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 As for the furniture … the important thing is that tables should be able to bear the weight of piles of books  and that chairs should perform as filing cabinets.

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HIs latest book, Anti-Ugly, Excursions in English Architecture and Design, is published by Aurum Press on November 7th. It’s an anthology of the best of his monthly columns written for Apollo magazine.

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The piece from which it takes its name is the story of ‘Anti-Ugly Action,’ initiated by a group of students from the Stained Glass Department of the Royal College of Art, who demonstrated outside new buildings which they found offensive in the late 1950s.

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They printed cards on which members of the public could recommend buildings for the ‘Anti-Ugly Seal of disapproval.’ Many of the buildings which they condemned were essays in modern Classicism by progressives such as Sir Albert Richardson, for the anti-uglies were actually crusaders for Modernism. Stamp tells their story in order to explore the complicated history of architectural taste and changing perceptions of ugliness, then and now.

His views are often heterodox, he questions Sir John Soane’s current status as a superstar while insisting on the brilliance of the self-taught Neo-Classical sculptor Alexander Stoddart, a ‘Canova for today.’

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The writer at home, 2013. Gavin Stamp was a friend of the poet and lover of architecture John Betjeman. Inspired, perhaps, by his example, he chose the life of an architectural historian-at-large, unattached to any academy or institution, although he teaches at several. He is a crusader for some of the causes that Betjeman espoused, and some more of his own. He writes the ‘Piloti’ column for Private Eye, which Betjeman originally founded and then passed on to him.

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Anti-Ugly by Gavin Stamp, is about the Englishness of English architecture, its preservation, restoration, demolition and neglect, a trenchant, opinionated excursion around the architectural legacy which we have inherited, and to which we are so frequently dangerously indifferent.  [All images copyright Derry Moore/ bibleofbritishtaste]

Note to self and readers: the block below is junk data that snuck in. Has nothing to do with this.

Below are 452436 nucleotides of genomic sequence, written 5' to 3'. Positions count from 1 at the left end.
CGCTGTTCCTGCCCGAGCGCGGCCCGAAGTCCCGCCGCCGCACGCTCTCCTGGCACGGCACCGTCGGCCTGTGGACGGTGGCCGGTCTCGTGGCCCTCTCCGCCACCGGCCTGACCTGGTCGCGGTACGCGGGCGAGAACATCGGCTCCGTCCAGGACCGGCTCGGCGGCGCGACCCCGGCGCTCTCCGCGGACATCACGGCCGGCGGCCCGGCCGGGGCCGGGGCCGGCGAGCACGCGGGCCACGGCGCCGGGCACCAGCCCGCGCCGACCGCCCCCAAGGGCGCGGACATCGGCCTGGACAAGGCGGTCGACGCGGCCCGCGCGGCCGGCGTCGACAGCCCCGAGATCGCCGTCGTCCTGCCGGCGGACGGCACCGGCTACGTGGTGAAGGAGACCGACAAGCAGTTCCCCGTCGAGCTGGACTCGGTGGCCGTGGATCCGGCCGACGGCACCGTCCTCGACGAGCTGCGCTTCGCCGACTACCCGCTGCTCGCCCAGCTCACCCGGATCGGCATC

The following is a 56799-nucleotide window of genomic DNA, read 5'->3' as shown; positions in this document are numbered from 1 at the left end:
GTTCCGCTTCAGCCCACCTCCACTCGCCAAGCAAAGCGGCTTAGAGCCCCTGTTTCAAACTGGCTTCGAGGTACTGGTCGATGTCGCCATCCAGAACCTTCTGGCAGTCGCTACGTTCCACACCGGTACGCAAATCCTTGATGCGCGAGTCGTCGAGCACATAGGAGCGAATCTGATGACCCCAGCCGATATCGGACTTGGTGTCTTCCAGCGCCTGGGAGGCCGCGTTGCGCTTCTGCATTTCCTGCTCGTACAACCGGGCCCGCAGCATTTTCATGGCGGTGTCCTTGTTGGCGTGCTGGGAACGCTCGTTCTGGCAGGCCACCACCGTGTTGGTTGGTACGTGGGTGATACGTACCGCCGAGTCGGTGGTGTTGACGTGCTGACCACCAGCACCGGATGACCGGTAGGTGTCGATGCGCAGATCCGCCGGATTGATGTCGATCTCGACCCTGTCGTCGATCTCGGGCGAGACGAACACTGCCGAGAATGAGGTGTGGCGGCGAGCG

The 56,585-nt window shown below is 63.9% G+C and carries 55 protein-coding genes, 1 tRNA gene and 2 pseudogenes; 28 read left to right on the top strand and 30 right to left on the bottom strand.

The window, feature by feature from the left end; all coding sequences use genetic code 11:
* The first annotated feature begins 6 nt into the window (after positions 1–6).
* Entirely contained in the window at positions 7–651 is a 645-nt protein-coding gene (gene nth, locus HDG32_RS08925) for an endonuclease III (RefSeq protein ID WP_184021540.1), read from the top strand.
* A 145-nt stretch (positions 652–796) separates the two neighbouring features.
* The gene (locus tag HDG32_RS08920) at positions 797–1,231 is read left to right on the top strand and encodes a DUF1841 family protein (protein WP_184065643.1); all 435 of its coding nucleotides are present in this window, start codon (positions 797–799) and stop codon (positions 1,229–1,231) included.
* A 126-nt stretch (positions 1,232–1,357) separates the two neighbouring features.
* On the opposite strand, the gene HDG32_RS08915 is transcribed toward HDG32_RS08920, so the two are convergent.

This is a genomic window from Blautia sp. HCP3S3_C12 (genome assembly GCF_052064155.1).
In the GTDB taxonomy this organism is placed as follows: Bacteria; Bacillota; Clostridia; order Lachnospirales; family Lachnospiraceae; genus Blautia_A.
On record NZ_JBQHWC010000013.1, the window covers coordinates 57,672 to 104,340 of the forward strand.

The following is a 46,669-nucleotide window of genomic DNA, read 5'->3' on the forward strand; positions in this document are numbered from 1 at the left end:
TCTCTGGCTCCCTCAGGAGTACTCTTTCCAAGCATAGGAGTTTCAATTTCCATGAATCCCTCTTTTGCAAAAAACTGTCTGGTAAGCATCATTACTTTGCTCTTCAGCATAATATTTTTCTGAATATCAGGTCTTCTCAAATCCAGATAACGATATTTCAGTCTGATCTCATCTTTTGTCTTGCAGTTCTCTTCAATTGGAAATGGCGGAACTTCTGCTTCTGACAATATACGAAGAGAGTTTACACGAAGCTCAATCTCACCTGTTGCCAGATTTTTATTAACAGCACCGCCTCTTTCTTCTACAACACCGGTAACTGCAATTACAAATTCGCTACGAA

6 Comments

  • Comment by Margaret Powling — 8 November, 2013 @ 9:14 am

    Just love those mustard-yellow walls with the red line at coving height, to match the bookcases! Wasn’t it John Fowler who used to do this, too, or another interior decorator? A gorgeous room, so full of character as well as books, paintings and other interesting memorabilia.

  • Comment by Shippen Vaudremer — 8 November, 2013 @ 2:58 pm

    Very much enjoyed your recent post. I am a Ben Pentreath admirer, French American living in Paris with two daughter’s studying and loving London. Kind regards.

  • Comment by Simon Blake — 8 November, 2013 @ 3:02 pm

    Love the blog!

  • Comment by John Leake — 21 December, 2013 @ 2:13 pm

    The Alvilde Lees-Milne book is certainly wonderful. I remember a friend borrowing my copy and how on seeing a photo of a coal-miner that appeared in another photo on the pages on Gavin Stamp’s room she exclaimed in tones of withering contempt: ‘Oh, Gavin Stamp!”.

    That Speccie article, Kentucky Fried Georgian, was probably the one that did most to turn me (for ten years) into a Spectator reader, as it was included in an anthology of Spectator articles that fell into my hands.

  • Comment by Adam Smith — 28 December, 2013 @ 3:10 pm

    I’d not come across the Kentucky Fried Georgian article before today but it further concretes Gavin Stamp as someone worth keeping up with.
    I bought Anti-Ugly a few weeks ago and am making my way through the essays one-by-one when it’s quiet at work. He is an interesting and eloquent writer and someone taking on the mantle of Nairn for being neither too much of a historicist or too much of a modernist.
    Trust him to live in such a beautiful house (both the Georgian and Victorian one!)

  • Comment by Lambeth — 20 September, 2017 @ 2:25 pm

    I’ve always thought Stamp’s first home was lovely. The second is equally lovely, but missing a bit of the squalidness of the first. I have to say that I’m glad it doesn’t have a whiff of overly precious classicism and an aura of “look, but don’t touch/we don’t actually do our filing on the dining room table, thank you/I might be posh, but I’ll settle for middle class mundane-ness”. Stamp’s homes are, and I suspect always will be, fully lived in and lived into. What you see is what you get and the man’s filing, odd bits and bobs and ink stains on the carpet all come with him. Thank you very much.